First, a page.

EDITORIAL: Plenty of time to get to know West Shore riding candidates

Longest campaign in our lifetimes promises interesting races

Now that the election writ has been dropped and Prime Minister Stephen Harper has officially acknowledged the start of the 2015 federal election campaign, the magnifying glass can be raised above the West Shore ridings of Cowichan-Malahat-Langford and Esquimalt-Saanich-Sooke.

Those representing opposition parties have anxiously awaited the signal to go full tilt on their respective campaigns, without worrying about staying within Elections Canada rules.

The New Democrats have incumbent Randall Garrison – for now the West Shore’s lone MP – running in the rejigged Esquimalt-Juan de Fuca riding. Joining him so far are ex-Colwood councillor Shari Lukens (Conservative), lawyer David Merner (Liberal), photographer Frances Litman (Green) and Josh Steffler (Libertarian).

Candidates in the other realigned riding, the northern portion of which is part of the old Nanaimo-Cowichan riding held since 2004 by NDP MP Jean Crowder, have also been busy before and since Harper’s announcement.

With Crowder retiring this year, and the reconfiguration bringing in the bustling city of Langford and the District of Highland in our area, the riding is up for grabs.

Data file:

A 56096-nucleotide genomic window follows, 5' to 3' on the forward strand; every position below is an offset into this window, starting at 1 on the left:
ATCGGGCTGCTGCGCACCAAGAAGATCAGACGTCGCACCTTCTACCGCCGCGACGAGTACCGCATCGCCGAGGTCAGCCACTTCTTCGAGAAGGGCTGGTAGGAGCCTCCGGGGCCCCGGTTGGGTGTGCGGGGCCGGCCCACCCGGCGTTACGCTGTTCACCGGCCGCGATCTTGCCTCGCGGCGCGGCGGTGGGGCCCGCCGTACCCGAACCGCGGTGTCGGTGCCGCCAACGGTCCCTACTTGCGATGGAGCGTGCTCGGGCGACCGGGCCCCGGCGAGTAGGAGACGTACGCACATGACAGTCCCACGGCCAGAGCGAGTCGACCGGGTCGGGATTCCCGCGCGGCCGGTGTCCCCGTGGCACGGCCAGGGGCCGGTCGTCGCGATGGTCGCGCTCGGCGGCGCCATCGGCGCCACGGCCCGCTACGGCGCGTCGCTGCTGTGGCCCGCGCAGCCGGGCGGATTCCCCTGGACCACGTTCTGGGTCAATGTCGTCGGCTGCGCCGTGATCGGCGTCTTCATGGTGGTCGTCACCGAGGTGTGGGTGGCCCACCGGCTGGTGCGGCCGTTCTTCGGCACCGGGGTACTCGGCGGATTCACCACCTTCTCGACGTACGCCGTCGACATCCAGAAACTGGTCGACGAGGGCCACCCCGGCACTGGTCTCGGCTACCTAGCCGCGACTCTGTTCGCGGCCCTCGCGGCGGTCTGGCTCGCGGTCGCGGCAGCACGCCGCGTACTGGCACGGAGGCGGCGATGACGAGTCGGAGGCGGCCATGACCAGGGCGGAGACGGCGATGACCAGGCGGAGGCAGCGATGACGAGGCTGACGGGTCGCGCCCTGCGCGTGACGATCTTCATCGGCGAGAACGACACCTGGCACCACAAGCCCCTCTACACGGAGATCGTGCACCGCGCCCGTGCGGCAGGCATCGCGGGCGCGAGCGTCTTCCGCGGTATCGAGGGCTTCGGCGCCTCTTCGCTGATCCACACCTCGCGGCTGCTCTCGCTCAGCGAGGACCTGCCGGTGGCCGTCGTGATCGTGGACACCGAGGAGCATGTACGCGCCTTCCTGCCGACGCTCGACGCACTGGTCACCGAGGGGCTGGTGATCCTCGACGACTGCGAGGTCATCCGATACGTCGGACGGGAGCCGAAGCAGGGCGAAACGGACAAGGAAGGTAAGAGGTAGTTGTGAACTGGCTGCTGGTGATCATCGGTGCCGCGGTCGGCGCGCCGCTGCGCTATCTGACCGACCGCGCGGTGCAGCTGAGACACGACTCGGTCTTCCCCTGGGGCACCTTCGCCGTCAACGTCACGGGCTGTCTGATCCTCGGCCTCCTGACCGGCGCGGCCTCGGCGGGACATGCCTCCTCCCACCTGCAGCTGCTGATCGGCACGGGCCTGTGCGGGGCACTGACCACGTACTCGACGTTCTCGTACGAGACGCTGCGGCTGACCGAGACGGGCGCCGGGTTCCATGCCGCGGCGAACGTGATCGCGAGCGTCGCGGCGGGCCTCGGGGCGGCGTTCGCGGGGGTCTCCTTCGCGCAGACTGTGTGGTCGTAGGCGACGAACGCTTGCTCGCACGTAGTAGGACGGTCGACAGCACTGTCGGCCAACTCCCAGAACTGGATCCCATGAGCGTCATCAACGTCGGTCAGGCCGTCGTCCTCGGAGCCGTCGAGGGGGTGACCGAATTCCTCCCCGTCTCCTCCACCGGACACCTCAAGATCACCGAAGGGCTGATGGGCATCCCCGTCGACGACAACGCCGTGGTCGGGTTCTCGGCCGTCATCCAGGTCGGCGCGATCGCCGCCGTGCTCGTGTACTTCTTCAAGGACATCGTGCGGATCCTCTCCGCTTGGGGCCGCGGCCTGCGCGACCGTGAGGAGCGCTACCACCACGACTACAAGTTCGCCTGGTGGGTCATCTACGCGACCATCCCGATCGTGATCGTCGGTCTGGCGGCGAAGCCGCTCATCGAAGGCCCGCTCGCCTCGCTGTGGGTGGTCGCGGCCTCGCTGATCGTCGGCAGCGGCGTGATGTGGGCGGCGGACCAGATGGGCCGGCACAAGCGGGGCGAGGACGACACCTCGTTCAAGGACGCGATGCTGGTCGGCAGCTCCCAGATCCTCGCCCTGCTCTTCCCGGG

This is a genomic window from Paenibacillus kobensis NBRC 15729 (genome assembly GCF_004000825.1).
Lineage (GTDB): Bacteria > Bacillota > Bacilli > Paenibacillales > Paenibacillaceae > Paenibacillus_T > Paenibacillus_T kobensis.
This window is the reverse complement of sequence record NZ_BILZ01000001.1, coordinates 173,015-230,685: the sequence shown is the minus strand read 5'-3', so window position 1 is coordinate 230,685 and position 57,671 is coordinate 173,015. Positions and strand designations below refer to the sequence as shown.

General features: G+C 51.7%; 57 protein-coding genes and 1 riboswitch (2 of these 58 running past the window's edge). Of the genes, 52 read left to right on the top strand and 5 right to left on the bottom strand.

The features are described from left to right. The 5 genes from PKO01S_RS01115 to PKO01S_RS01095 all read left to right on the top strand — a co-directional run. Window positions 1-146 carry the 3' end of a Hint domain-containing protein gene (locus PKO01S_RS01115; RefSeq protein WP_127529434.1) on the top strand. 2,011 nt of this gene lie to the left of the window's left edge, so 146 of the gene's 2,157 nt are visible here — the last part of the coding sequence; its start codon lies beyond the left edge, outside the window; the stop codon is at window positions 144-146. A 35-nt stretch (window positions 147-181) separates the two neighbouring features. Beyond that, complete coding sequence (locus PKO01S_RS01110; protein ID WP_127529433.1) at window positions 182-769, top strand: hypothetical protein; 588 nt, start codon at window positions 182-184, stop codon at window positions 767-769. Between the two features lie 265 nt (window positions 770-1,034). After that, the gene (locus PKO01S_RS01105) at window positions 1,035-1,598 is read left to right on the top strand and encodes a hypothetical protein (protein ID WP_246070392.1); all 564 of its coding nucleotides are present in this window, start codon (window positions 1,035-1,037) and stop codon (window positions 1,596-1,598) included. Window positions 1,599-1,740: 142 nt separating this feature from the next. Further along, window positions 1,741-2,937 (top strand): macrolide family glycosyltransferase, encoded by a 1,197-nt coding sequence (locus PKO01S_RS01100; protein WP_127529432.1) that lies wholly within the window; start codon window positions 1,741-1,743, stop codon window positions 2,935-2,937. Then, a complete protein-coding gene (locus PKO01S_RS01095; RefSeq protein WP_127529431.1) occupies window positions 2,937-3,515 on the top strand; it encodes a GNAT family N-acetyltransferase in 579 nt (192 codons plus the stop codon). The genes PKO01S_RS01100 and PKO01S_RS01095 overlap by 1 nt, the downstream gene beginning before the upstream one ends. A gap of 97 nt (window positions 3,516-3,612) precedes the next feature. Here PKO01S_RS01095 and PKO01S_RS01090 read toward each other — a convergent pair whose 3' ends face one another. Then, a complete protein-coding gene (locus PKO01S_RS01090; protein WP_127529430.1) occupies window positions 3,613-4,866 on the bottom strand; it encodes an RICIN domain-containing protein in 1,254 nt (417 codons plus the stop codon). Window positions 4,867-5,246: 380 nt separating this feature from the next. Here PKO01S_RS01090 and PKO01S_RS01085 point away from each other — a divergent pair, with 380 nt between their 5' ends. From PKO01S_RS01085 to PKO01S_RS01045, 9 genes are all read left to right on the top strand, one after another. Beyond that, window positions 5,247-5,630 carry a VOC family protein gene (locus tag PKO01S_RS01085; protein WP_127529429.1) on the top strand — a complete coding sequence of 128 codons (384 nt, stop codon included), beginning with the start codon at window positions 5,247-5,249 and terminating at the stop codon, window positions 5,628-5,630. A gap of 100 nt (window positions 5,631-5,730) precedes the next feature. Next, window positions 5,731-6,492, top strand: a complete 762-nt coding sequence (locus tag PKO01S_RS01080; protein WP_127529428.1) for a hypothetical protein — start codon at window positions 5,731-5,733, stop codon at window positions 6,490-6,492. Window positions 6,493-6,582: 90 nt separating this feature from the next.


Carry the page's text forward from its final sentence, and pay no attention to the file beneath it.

Recognizing the meaty electoral value of Langford, the Liberals (entertainer Maria Manna) and Greens (business owner Fran Hunt-Jinnouchi) named city residents their candidates. The NDP faithful rewarded party loyalty by electing Crowder’s longtime assistant, Duncan resident Alistair MacGregor.

Curiously, the Conservatives have yet to choose a candidate, although several hopefuls have been making the rounds for months. Whether the party will declare a candidate or allow a more democratic process to happen is anyone’s guess, including the potential candidates we’ve spoken to. The Conservatives lost their only south Island MP when former cabinet minister Gary Lunn was defeated by Green Party leader Elizabeth May, and are no doubt keen to regain a bit of a foothold here.

With candidates given an unprecedented two-plus months to campaign, their biggest challenge may be holding voter’s attention in the long days leading up to the Oct. 19 election.

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